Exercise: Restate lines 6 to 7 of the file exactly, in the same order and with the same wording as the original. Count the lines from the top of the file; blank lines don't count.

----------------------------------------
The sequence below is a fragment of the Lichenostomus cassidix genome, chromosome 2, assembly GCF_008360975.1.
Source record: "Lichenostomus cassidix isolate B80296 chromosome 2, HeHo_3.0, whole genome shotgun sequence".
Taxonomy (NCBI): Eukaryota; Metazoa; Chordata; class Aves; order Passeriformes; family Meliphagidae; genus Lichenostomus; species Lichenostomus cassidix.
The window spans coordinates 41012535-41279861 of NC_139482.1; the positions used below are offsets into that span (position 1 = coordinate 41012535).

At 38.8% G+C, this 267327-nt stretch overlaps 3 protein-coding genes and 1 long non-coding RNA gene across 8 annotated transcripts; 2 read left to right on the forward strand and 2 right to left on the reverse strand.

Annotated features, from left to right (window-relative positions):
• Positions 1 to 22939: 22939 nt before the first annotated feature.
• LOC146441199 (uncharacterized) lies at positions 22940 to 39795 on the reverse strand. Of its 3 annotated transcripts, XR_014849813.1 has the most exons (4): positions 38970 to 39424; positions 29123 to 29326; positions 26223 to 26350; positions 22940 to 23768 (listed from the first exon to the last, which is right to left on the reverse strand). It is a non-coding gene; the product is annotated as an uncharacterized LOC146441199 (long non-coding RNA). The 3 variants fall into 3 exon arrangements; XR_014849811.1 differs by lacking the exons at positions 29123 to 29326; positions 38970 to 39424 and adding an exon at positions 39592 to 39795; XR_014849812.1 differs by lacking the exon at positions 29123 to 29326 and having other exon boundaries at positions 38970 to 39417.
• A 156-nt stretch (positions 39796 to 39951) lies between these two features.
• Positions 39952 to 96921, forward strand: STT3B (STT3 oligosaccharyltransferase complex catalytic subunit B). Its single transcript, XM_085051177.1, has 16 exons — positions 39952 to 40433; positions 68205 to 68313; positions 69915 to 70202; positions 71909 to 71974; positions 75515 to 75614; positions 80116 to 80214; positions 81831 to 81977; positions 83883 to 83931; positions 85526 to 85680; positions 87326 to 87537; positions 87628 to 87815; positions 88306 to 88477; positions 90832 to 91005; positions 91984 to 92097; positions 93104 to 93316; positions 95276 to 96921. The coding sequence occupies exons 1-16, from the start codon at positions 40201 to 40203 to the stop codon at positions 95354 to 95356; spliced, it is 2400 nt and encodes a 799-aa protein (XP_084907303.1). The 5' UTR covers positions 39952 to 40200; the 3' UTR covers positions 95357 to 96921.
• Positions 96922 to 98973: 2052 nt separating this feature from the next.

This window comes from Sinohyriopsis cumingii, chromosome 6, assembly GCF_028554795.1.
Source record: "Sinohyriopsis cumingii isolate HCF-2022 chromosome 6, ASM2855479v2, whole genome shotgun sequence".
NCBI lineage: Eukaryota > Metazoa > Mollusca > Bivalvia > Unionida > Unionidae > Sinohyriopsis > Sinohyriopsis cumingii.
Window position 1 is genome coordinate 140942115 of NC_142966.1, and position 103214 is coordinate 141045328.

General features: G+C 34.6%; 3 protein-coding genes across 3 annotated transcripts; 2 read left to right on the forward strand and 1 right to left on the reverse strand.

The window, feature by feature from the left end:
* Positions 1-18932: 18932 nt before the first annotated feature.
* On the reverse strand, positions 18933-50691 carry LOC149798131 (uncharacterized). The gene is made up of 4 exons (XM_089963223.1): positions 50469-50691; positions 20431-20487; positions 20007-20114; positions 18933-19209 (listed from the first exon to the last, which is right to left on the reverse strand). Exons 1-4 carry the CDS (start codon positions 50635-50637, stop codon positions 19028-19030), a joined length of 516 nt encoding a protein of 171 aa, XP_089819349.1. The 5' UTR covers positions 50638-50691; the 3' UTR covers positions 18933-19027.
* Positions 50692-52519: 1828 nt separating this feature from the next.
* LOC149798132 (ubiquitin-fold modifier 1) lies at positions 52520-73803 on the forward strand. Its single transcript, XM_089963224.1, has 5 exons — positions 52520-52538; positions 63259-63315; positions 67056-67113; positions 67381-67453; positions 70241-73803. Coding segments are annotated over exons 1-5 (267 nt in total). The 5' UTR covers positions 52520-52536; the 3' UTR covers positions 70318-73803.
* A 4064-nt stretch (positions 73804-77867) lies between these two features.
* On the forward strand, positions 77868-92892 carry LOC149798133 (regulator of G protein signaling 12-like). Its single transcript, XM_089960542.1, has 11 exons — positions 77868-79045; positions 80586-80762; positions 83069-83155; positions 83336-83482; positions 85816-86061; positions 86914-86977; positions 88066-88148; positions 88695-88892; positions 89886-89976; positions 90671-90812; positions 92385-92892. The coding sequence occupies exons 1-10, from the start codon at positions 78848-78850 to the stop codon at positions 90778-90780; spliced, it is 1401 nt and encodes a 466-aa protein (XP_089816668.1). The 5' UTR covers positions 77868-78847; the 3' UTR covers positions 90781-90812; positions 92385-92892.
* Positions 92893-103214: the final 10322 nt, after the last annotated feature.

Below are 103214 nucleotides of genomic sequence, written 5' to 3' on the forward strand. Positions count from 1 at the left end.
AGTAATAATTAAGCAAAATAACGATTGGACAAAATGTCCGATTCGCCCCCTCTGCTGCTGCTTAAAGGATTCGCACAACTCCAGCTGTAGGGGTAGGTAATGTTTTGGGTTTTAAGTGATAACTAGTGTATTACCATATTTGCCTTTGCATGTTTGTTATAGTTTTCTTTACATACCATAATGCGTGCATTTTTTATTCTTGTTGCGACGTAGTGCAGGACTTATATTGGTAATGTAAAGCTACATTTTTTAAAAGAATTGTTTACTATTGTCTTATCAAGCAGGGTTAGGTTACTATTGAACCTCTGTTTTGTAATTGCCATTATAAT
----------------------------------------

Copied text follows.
Annotated features, from left to right (window-relative positions):
• Positions 1 to 22939: 22939 nt before the first annotated feature.